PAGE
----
One of the tricks of parenting is figuring out how in the world you’re going to prepare kids to be responsible adults. Let’s face it: adulting is hard. The more we can do to prepare our little ones for it, the better off they’ll be. Here’s a simple way: teach kids to be responsible adults with the public library system.
As an adult, you’re constantly facing deadlines, stressing over money, keeping track of things, and figuring out the best way to manage your time. These things aren’t easy, but they can at least be easier for the next generation if you do what you can to prepare them while they’re young.
And there is indeed one thing we can do that’s relatively easy that will help to prepare kids to be responsible adults. It’s being involved in your public library system.
Benefits of Using the Public Library to Teach Your Kids to be Responsible Adults
If you aren’t making regular use of the public library for your kids, here are a few reasons you may want to consider it. (If you are making regular use of it, these are reasons you should keep it up!)
The key with all of these is that your child needs to be the one in charge of their library experience, not you as the parent. Your role is supportive and guiding, while theirs is learning and growing.
The more you let your kids do at an early age, the better they’ll learn personal responsibility going into adulthood. Letting your kids use the computers to reserve and then check out their own books is a great way to teach them how to use technology at an early age and in a safe environment. They’ll learn the basic mechanics of computer usage, how to manage their own website account (such as remembering a username and password), how to navigate a website for finding their book’s due dates and any late fees they owe, basic search engine usage (i.e. preparing them for using Google/Bing/etc. when they’re ready), improve typing skills, etc. There are a lot of benefits here!
Each book your child checks out from your local library must be returned by a specific date. You can teach your kids the basic concepts of meeting deadlines by teaching them what the return date means and then expecting them to track that date and let you know when the books need to be returned. Letting your kids manage the deadline also has the nice benefit of not burdening you with one more thing to do.
When the deadlines are inevitably missed, reasonable late fees are applied. And by reasonable, I mean even children can find enough money to pay the fee. Where we live, the late fee is $0.25 per day. That $0.25 per day (or whatever your local rate is) can feel like a lot to your young ones, and it should. It’s a (relatively) safe way to learn about the negative feelings of debt early in life, before they’re dealing with much larger dollar figures. In fact, this is one of the best ways I know of to prepare kids for growing up. You can teach kids to be responsible adults with the public library by allowing them to safely manage their own debt. Money management is an enormous part of adulthood, and one that every child should be well prepared for.
On a related note, if you’re still working on money management yourself, my wife and I highly recommend The Total Money Makeover by Dave Ramsey. We payed off over $80,000 in student loans in three years using these principles, and continue to use them for our retirement planning more than a decade after first learning about them. It’s really good stuff.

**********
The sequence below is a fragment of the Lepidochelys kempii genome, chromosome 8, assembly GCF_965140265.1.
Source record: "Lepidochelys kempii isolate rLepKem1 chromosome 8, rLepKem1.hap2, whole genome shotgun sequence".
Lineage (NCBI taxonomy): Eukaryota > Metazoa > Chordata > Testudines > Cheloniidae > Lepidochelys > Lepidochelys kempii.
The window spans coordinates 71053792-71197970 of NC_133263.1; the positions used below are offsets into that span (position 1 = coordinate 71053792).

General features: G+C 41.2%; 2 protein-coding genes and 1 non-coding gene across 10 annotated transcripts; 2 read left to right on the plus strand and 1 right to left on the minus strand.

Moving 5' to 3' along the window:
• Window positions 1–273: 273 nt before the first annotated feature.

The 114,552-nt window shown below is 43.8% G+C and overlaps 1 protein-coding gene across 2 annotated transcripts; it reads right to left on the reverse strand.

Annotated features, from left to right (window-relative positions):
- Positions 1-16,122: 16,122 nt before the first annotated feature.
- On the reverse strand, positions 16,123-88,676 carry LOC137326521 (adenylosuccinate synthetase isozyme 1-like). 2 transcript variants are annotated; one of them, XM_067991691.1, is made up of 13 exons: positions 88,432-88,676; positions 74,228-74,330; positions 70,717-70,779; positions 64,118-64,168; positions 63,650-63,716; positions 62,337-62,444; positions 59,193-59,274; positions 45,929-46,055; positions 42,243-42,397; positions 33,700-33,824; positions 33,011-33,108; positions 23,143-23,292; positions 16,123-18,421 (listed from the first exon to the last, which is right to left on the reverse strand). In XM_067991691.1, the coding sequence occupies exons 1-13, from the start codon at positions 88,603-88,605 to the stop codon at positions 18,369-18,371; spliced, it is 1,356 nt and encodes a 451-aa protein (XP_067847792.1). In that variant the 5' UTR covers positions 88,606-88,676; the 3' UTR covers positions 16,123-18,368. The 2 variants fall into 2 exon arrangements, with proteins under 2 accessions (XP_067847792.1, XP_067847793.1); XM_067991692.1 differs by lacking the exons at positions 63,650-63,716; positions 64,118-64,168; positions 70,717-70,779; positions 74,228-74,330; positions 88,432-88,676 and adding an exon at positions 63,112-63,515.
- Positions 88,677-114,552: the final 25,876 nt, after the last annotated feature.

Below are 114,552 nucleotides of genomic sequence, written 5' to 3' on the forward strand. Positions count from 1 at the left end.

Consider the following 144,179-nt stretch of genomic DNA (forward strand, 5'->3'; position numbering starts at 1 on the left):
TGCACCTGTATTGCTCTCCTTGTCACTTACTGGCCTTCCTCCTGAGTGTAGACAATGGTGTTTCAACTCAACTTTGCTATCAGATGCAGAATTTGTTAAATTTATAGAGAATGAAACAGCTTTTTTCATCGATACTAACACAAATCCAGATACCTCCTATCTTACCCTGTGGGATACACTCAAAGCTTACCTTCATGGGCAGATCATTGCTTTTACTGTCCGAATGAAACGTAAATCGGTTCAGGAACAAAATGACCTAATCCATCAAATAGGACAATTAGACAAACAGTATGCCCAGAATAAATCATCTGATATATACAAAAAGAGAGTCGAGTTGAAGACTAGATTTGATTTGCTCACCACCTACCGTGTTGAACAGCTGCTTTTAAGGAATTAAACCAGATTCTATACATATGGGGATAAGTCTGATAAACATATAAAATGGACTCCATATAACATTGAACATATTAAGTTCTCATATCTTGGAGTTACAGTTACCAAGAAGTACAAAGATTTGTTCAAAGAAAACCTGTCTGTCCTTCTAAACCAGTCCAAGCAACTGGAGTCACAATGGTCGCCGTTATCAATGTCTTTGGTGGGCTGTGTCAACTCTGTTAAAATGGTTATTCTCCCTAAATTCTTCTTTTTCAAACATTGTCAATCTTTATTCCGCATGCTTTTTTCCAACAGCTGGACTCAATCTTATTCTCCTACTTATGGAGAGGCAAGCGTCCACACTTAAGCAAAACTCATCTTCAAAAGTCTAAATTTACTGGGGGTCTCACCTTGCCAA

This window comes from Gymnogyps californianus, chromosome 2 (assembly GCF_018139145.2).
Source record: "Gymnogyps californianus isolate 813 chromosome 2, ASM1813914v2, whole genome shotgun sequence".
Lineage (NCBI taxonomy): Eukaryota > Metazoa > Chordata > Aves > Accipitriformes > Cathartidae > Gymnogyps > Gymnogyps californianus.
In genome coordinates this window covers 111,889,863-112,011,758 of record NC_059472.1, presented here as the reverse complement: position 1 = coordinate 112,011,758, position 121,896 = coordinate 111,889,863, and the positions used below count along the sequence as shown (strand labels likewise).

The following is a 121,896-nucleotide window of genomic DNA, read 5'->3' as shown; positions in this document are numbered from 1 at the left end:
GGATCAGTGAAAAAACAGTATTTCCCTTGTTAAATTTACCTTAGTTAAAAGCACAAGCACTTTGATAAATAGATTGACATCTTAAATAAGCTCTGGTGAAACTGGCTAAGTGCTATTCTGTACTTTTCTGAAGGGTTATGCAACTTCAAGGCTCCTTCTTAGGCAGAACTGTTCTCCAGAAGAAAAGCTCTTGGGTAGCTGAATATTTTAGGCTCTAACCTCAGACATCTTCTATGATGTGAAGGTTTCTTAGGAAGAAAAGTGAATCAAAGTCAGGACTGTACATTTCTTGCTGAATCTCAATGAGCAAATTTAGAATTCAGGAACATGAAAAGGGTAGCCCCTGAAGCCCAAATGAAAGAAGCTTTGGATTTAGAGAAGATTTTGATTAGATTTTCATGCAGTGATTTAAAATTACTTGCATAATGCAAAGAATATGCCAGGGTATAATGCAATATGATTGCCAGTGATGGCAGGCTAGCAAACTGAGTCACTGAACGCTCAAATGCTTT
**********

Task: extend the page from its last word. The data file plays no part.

Keeping Track of Things
This may seem like a small one, but it’s actually pretty huge. Another benefit that comes when you teach kids to be esponsible adults with the public library is keeping track of all of their books and library cards. When you stop and think about it, we keep track of so much stuff every day. Our car keys, phones, wallets/purses, passwords to dozens of different websites, file locations for work documents, the status of the laundry, and a million other little things like those. Your kids are going to need to learn this skill as well.
When your children use the public library system, they must keep track of their library card and all of the books they check out. And if they don’t, they’ll learn the valuable principles of debt management mentioned above! It’s just another great benefit that comes when you teach kids to be responsible adults with the public library.
The last thing I’d like to mention about using the public library system to prepare kids to be responsible adults is about time management. In my other post about using the time management matrix, I wrote about Stephen Covey’s tool for assessing urgency and importance in our activities. This ties into meeting deadlines, but the basic idea is that you can teach your kids not to stress in life by addressing the important things (i.e. returning their books) before they become emergencies (i.e. the books are overdue, and now they’re paying the late fees). This principle will help them immensely as their school assignments get more challenging and deadline driven, particularly if they go to college. It’s a great way to help them think ahead and break the “now” mentality we face in our media-driven culture.
Aside from the many benefits related to early reading, the public library offers a lot of very practical lessons about adulthood for kids. So if you’re not already doing so, I encourage you to teach kids to be responsible adults wth the public library!
Do you already use the library with your kids? Have questions about using the library with your kids? Let us know in the comments section below!